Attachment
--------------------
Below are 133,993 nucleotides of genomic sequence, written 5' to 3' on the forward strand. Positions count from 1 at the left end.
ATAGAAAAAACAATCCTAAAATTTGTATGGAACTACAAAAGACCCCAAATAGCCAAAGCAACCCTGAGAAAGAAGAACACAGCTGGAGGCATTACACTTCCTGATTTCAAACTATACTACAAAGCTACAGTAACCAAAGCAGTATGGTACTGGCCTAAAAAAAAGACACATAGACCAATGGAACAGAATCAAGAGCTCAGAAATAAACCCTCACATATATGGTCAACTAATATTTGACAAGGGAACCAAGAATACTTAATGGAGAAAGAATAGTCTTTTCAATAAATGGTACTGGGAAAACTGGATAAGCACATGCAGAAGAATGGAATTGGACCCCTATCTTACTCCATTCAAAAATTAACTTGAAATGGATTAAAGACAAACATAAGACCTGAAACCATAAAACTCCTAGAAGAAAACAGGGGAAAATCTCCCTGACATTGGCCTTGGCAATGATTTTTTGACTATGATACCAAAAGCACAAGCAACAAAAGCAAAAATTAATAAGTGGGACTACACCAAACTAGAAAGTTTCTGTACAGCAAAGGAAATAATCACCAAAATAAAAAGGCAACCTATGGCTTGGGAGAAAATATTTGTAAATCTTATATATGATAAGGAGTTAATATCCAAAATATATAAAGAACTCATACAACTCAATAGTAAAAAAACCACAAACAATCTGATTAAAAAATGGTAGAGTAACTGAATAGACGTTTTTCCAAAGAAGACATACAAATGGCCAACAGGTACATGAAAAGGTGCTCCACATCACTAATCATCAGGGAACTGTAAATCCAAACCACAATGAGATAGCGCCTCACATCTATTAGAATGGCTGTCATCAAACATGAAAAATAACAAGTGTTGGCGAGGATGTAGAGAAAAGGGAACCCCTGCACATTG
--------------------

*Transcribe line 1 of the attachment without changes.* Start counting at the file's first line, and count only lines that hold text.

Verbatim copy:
Below are 133,993 nucleotides of genomic sequence, written 5' to 3' on the forward strand. Positions count from 1 at the left end.